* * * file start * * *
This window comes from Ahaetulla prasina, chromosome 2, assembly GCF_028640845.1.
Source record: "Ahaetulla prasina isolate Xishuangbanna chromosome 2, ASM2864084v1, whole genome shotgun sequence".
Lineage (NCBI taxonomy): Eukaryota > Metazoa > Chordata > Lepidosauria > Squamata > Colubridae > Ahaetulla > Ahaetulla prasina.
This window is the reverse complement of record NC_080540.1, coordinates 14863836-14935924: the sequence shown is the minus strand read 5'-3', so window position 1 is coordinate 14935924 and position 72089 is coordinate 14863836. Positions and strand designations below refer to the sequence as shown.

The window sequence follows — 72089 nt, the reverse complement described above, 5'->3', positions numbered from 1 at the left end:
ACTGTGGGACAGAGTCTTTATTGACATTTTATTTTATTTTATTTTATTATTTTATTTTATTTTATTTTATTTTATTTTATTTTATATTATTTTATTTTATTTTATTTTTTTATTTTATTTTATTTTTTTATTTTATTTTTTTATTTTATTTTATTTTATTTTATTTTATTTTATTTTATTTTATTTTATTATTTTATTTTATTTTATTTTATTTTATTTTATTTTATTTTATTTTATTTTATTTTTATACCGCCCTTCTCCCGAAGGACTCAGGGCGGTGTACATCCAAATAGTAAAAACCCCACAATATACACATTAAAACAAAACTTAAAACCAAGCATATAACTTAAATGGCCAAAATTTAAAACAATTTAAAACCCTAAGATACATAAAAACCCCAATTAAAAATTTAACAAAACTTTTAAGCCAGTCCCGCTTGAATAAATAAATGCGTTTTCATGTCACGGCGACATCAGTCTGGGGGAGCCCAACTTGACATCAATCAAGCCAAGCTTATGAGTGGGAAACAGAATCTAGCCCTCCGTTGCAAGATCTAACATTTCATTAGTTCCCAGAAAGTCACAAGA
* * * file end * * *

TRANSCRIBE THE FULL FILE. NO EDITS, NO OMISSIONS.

This window comes from Ahaetulla prasina, chromosome 2, assembly GCF_028640845.1.
Source record: "Ahaetulla prasina isolate Xishuangbanna chromosome 2, ASM2864084v1, whole genome shotgun sequence".
Lineage (NCBI taxonomy): Eukaryota > Metazoa > Chordata > Lepidosauria > Squamata > Colubridae > Ahaetulla > Ahaetulla prasina.
This window is the reverse complement of record NC_080540.1, coordinates 14863836-14935924: the sequence shown is the minus strand read 5'-3', so window position 1 is coordinate 14935924 and position 72089 is coordinate 14863836. Positions and strand designations below refer to the sequence as shown.

The window sequence follows — 72089 nt, the reverse complement described above, 5'->3', positions numbered from 1 at the left end:
ACTGTGGGACAGAGTCTTTATTGACATTTTATTTTATTTTATTTTATTATTTTATTTTATTTTATTTTATTTTATTTTATTTTATATTATTTTATTTTATTTTATTTTTTTATTTTATTTTATTTTTTTATTTTATTTTTTTATTTTATTTTATTTTATTTTATTTTATTTTATTTTATTTTATTTTATTATTTTATTTTATTTTATTTTATTTTATTTTATTTTATTTTATTTTATTTTATTTTTATACCGCCCTTCTCCCGAAGGACTCAGGGCGGTGTACATCCAAATAGTAAAAACCCCACAATATACACATTAAAACAAAACTTAAAACCAAGCATATAACTTAAATGGCCAAAATTTAAAACAATTTAAAACCCTAAGATACATAAAAACCCCAATTAAAAATTTAACAAAACTTTTAAGCCAGTCCCGCTTGAATAAATAAATGCGTTTTCATGTCACGGCGACATCAGTCTGGGGGAGCCCAACTTGACATCAATCAAGCCAAGCTTATGAGTGGGAAACAGAATCTAGCCCTCCGTTGCAAGATCTAACATTTCATTAGTTCCCAGAAAGTCACAAGA